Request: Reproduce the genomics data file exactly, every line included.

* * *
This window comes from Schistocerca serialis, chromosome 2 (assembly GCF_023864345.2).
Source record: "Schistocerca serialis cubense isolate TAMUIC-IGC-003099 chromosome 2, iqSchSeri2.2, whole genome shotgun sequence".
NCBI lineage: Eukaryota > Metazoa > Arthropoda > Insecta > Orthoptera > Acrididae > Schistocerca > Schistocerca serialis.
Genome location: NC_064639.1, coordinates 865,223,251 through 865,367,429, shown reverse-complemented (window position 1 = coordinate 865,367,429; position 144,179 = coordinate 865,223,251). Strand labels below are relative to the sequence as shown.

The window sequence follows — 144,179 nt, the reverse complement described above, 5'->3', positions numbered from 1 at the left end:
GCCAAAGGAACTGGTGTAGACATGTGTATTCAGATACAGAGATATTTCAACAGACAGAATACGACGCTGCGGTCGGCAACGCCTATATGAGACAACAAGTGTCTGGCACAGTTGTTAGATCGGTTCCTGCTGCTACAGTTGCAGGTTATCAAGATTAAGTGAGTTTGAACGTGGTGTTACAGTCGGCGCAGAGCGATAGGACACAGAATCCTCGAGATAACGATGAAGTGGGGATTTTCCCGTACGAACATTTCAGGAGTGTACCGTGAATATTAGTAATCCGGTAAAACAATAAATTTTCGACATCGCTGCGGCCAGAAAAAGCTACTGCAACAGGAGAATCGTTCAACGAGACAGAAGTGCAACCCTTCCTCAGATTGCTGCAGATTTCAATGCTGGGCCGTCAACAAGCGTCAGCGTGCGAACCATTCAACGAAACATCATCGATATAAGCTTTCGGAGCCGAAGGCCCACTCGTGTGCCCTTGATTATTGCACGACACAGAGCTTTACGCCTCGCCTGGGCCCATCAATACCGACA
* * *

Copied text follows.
This window comes from Schistocerca serialis, chromosome 2 (assembly GCF_023864345.2).
Source record: "Schistocerca serialis cubense isolate TAMUIC-IGC-003099 chromosome 2, iqSchSeri2.2, whole genome shotgun sequence".
NCBI lineage: Eukaryota > Metazoa > Arthropoda > Insecta > Orthoptera > Acrididae > Schistocerca > Schistocerca serialis.
Genome location: NC_064639.1, coordinates 865,223,251 through 865,367,429, shown reverse-complemented (window position 1 = coordinate 865,367,429; position 144,179 = coordinate 865,223,251). Strand labels below are relative to the sequence as shown.

The window sequence follows — 144,179 nt, the reverse complement described above, 5'->3', positions numbered from 1 at the left end:
GCCAAAGGAACTGGTGTAGACATGTGTATTCAGATACAGAGATATTTCAACAGACAGAATACGACGCTGCGGTCGGCAACGCCTATATGAGACAACAAGTGTCTGGCACAGTTGTTAGATCGGTTCCTGCTGCTACAGTTGCAGGTTATCAAGATTAAGTGAGTTTGAACGTGGTGTTACAGTCGGCGCAGAGCGATAGGACACAGAATCCTCGAGATAACGATGAAGTGGGGATTTTCCCGTACGAACATTTCAGGAGTGTACCGTGAATATTAGTAATCCGGTAAAACAATAAATTTTCGACATCGCTGCGGCCAGAAAAAGCTACTGCAACAGGAGAATCGTTCAACGAGACAGAAGTGCAACCCTTCCTCAGATTGCTGCAGATTTCAATGCTGGGCCGTCAACAAGCGTCAGCGTGCGAACCATTCAACGAAACATCATCGATATAAGCTTTCGGAGCCGAAGGCCCACTCGTGTGCCCTTGATTATTGCACGACACAGAGCTTTACGCCTCGCCTGGGCCCATCAATACCGACA